2. Lubrication is minimal, and lasts many years - unlike the monthly (or so) oiling required to plain bearings.

The reason for examining the introduction of rolling bearings is to illustrate that for most of the 20th century - in fact through all of it - there was a steady replacement of plain bearings for rolling bearings as major re-hangings have taken place. The hundred-year life cycle of bearings suggests that there are now not very many left - and whilst a greater incidence of longevity of these bearings occur no doubt in rural areas, or in churches where there are no bands and little ringing activity over many years will have preserved them, nevertheless, the net result is that we are near the end of an era.

I would like to suggest that all replaced plain bearings should be preserved somehow - maybe in a museum, in the church, ringing chamber, library, church hall or wherever. Maybe just locked up in the belfry somewhere. One day, someone will want to see them, for genuine engineering or historical reasons. There is another possibility of course - have some of them melted down and cast into something - a bell, trophy, heraldic device, etc - with a suitable plaque to remind folk of it's origin.

The other reason that some plain bearings should be available for inspection is that the concept is still used for certain applications for example Internal Combustion engines 'main' and 'big end' bearings, although usually with a soft metal facing; many small rotating machinery parts, and the 'non load' end of many electric motors have plain bearings (even if there is a ball race at the pulley end). Many plain bearings are of sintered metal or plastics; and many slide mechanisms in complex equipment use modern materials technology to provide precision plain bearing surfaces. So, like our pulleys, rope, castings and fabrication and assembly found in the belfry - there are many features of good engineering design practice that could be used for educational purposes, both informal within the Exercise and perhaps when a student chooses bells or ringing as a topic for study in a project of some sort. There have been many examples of successful projects within the belfry - from GCSE to post Graduate level - by non-ringers as well as ringers, and it is to be hoped that this can be responsibly encouraged. But these people will be more satisfied if there are a few 'spare parts', or examples of earlier technology to inspect, or their findings will not be as meaningful as they could be.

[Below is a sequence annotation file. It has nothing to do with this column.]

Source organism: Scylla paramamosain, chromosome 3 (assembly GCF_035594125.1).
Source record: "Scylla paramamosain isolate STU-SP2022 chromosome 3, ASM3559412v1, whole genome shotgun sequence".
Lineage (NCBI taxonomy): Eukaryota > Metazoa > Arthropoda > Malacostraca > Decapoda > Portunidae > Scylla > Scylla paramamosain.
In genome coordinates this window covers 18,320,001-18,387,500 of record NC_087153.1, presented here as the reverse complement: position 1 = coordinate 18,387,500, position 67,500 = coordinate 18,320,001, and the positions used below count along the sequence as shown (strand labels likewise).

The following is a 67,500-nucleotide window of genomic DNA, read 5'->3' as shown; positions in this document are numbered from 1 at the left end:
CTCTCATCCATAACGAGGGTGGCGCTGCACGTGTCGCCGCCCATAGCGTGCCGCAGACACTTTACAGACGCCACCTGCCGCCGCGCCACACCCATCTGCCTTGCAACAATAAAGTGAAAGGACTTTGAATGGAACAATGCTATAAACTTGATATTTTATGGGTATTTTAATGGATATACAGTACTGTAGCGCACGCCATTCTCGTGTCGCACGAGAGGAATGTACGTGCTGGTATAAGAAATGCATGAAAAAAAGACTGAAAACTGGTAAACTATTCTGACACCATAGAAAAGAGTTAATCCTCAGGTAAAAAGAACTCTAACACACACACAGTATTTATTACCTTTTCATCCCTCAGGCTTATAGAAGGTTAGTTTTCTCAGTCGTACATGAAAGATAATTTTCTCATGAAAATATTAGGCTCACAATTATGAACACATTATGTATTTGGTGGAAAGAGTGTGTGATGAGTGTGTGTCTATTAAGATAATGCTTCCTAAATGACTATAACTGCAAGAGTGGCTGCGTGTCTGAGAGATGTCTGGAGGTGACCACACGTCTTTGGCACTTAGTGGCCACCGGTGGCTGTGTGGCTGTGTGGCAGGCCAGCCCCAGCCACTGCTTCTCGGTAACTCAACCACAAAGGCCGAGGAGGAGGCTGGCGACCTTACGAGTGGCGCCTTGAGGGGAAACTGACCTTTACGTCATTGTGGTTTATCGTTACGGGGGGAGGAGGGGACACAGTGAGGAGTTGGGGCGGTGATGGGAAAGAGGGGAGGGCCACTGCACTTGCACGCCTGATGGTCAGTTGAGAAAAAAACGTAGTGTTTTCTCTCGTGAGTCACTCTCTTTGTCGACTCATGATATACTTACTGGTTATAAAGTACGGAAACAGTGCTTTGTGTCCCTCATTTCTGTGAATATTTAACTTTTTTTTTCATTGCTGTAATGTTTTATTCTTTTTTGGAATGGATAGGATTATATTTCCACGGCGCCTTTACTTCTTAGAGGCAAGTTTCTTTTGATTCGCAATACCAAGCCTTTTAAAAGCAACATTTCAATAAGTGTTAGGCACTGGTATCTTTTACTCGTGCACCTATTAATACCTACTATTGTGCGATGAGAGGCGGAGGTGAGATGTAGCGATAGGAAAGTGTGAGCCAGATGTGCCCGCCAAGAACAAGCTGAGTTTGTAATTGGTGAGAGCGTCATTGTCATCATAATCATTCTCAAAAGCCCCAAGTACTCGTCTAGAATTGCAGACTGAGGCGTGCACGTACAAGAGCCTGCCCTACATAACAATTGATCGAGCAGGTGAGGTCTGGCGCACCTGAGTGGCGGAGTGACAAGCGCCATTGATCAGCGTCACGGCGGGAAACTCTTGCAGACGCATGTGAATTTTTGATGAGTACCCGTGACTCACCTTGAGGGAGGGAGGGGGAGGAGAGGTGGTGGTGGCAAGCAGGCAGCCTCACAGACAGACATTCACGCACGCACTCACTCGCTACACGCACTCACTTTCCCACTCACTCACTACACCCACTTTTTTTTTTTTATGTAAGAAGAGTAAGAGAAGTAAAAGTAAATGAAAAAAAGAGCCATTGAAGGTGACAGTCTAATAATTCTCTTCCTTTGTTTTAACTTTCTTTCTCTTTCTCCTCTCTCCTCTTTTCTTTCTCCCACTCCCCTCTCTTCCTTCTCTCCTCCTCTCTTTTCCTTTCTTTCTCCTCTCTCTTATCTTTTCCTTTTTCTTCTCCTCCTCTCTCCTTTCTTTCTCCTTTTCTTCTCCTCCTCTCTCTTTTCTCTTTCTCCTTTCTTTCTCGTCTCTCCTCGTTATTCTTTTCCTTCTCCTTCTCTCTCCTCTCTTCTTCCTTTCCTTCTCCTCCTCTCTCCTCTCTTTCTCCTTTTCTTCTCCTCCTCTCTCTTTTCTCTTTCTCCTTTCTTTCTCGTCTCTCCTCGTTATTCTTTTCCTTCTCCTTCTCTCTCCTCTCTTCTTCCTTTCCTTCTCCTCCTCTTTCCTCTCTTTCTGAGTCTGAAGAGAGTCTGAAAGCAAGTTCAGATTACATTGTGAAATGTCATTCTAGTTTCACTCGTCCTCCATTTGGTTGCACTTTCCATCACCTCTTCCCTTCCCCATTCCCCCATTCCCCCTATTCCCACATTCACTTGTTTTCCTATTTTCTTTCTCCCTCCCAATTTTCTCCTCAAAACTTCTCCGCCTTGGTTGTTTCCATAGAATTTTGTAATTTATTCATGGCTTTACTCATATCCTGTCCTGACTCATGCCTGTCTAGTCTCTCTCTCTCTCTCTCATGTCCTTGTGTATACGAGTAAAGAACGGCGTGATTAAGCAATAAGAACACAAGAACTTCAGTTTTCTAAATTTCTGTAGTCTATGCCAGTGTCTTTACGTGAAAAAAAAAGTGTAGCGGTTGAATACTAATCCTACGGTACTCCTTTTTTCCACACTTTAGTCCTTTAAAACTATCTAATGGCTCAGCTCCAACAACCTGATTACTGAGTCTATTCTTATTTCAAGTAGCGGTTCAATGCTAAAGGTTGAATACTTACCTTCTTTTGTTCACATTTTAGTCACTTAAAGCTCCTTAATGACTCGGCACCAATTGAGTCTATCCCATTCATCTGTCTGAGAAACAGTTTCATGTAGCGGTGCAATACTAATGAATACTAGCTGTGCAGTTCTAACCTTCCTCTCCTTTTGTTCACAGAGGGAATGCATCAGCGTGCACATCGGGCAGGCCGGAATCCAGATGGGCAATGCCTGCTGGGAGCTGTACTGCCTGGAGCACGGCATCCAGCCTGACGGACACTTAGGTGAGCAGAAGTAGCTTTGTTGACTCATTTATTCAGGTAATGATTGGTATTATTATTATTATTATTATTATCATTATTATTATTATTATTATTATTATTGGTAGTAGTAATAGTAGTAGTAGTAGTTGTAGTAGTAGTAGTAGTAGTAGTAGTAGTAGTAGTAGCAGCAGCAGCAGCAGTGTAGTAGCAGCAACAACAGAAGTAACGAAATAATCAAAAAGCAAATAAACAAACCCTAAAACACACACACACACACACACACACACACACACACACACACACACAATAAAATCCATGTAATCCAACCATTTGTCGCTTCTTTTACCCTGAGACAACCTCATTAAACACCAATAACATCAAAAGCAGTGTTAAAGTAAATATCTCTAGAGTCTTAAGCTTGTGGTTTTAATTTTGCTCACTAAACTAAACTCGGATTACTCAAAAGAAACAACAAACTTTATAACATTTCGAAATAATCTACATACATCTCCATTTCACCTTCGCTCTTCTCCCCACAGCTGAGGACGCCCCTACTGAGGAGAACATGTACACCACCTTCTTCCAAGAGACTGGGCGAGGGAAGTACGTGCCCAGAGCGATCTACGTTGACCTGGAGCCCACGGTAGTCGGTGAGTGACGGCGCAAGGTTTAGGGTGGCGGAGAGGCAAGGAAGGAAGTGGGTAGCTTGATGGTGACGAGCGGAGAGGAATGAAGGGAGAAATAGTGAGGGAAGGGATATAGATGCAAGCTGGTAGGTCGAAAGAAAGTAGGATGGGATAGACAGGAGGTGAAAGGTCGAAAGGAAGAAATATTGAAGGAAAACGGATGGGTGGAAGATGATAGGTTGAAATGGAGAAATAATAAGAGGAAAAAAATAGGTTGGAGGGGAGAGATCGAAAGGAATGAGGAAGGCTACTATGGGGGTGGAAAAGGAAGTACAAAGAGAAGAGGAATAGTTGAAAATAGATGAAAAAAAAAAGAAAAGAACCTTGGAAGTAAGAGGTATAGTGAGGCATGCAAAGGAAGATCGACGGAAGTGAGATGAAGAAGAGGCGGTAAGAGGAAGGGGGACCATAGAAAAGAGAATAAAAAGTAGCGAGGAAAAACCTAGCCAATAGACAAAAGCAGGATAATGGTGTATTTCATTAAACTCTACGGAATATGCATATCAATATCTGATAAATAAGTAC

The sort of topics that could be investigated by looking at plain bearings forms the basis of the science of Tribology - which could include the following topics: friction between different materials; design size (load/area/strength etc); use of tapers or other shapes for location; provision for lubrication (and the nature of lubrication of journal bearings); examination of wear (including comparing each side); fitting and alignment requirements; comparison to other uses of half-cup bearings; similar materials or related applications; possible improvements or summary of existing technology and sources.

Plenty there to grasp and meditate on.

 

DWS - 7/2014

Document last modified 3-July-2014